Summary of Material Modifications: What is it, who has to do it, and when is it due?
Updated: Apr 21
A summary of material modification (SMM) is required anytime there’s a “material” change to the SPD. The guidance doesn’t describe what changes are considered material, but some examples could include changes to the benefits provided (such as adding vision), carrier changes, changes in policy numbers, TPA changes, participating employer changes or changes in eligibility. So, since carrier certificates of coverage are part of the SPD, there needs to be an SMM given while waiting on new carrier certs.
Technically speaking, the SMM has to be given out within 210 days after the end of the plan year in which a change is adopted.
If the change is considered a reduction in benefits, then there’s an accelerated requirement which means the SMM must be disclosed no later than 60 days after the date of adoption of the change.
Here are some of the DOL’s examples of a reduction in benefits that would necessitate giving the SMM out much sooner:
an elimination of benefits payable under the plan
a reduction of benefits payable under the plan (reductions caused by a change in formulas, methodologies, or schedules that are the basis for benefit determinations)
an increase in premiums, deductibles, co-insurance, copays, or other amounts paid by enrollees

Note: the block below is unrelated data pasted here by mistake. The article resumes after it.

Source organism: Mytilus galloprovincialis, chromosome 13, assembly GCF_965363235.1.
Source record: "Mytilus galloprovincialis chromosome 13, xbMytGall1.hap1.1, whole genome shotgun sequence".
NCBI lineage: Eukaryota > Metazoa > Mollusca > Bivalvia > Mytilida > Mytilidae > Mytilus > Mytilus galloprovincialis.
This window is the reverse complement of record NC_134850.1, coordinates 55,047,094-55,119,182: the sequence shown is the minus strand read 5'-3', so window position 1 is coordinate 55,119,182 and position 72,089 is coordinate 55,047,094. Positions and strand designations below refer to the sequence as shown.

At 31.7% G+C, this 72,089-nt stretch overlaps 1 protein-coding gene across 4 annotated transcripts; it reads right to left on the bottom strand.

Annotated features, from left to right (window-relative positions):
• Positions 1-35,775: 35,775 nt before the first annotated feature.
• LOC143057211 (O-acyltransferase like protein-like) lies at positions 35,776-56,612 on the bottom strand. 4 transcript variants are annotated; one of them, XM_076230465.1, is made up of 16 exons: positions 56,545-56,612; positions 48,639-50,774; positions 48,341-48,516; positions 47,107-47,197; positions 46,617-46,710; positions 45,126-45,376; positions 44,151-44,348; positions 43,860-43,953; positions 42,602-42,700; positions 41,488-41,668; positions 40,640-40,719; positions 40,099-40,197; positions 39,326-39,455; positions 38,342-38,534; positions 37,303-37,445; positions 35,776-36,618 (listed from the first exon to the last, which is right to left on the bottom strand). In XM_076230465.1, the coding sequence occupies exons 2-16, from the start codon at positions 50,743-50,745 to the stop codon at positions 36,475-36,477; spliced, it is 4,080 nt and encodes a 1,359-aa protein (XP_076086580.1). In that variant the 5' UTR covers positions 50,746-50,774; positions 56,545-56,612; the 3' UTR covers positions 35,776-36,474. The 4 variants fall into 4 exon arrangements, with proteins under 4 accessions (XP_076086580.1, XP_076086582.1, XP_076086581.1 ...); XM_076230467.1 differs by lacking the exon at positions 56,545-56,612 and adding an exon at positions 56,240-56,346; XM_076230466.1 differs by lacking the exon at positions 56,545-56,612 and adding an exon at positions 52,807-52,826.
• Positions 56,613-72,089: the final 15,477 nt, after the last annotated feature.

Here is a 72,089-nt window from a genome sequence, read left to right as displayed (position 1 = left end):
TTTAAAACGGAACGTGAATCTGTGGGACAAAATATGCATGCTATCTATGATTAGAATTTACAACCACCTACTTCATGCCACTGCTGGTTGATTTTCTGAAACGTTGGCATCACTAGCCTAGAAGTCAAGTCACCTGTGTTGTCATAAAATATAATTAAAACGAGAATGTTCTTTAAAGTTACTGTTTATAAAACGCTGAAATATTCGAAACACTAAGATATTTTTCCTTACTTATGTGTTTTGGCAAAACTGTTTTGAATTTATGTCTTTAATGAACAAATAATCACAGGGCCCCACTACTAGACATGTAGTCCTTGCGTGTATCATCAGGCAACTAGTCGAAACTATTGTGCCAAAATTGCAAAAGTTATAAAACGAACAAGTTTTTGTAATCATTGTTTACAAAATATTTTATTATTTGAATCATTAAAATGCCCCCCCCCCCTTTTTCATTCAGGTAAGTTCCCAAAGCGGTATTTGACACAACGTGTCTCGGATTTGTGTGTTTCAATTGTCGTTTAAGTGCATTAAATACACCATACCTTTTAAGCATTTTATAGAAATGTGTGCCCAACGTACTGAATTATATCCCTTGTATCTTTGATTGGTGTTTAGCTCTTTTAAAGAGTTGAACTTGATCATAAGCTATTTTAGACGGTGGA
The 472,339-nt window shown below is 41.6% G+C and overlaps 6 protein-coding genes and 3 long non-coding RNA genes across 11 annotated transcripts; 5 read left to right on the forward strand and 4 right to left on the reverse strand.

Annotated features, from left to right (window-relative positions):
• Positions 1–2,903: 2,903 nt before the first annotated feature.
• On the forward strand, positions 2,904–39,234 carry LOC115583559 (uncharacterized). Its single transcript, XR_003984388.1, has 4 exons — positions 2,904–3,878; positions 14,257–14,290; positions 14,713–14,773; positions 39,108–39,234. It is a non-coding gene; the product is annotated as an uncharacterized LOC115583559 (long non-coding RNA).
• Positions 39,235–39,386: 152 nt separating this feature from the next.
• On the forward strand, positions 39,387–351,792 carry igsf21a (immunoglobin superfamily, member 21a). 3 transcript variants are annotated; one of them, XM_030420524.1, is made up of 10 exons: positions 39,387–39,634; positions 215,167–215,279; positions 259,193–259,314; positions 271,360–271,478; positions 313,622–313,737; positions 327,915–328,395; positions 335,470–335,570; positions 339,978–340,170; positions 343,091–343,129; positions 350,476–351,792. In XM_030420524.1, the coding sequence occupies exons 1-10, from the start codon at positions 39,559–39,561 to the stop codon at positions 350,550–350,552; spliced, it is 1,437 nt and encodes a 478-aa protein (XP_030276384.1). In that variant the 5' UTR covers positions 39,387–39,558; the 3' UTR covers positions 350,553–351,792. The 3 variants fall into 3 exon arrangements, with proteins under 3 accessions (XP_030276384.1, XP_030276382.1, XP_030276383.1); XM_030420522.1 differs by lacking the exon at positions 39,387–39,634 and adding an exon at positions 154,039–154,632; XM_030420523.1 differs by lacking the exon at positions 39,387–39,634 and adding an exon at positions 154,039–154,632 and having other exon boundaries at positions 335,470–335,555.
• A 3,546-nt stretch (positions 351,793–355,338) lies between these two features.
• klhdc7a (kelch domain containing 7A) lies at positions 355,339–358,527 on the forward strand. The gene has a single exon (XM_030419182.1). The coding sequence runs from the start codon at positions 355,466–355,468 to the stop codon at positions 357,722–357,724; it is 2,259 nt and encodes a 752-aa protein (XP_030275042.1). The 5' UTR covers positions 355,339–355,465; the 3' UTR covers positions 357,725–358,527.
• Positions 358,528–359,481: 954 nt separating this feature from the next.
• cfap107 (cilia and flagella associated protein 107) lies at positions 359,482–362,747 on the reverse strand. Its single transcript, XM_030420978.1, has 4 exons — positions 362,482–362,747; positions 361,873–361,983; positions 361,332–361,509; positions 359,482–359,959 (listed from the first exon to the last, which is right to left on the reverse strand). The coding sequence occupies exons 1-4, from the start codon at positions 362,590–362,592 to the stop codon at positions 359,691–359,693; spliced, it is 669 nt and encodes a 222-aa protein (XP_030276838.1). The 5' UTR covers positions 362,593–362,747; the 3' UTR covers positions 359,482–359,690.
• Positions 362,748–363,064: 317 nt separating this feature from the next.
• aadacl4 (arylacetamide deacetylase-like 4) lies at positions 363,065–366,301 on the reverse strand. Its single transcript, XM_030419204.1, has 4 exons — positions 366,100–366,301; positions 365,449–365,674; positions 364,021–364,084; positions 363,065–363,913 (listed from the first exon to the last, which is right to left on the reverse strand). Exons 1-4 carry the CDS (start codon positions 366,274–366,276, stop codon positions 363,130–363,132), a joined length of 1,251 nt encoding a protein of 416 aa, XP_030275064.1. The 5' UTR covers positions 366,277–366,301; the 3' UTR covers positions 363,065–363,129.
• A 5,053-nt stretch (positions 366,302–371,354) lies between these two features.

a reduction in the service area covered by an HMO, and
new conditions or requirements imposed (i.e., preauthorization requirements) for obtaining covered services or benefits
In addition, if there are any material changes that affect the summary of benefits and coverage (SBC), an SMM must be given out at least 60 days before the change becomes effective.
Be aware that issues can arise from waiting to communicate changes until the normal 210-day deadline or the accelerated 60-day deadline for plan reductions. Adhering strictly to these timelines may not absolve a plan sponsor from general claims of breach of fiduciary duty, avoiding reimbursement of “vested” benefits or other problems from participants relying on outdated information.
Therefore, it’s best to distribute the SMM as early as possible to avoid misunderstandings, especially if there is a material reduction in benefits. To make it easier, employers who communicate plan changes for the coming year in open enrollment materials should consider adding language to notify participants that these same materials constitute an SMM.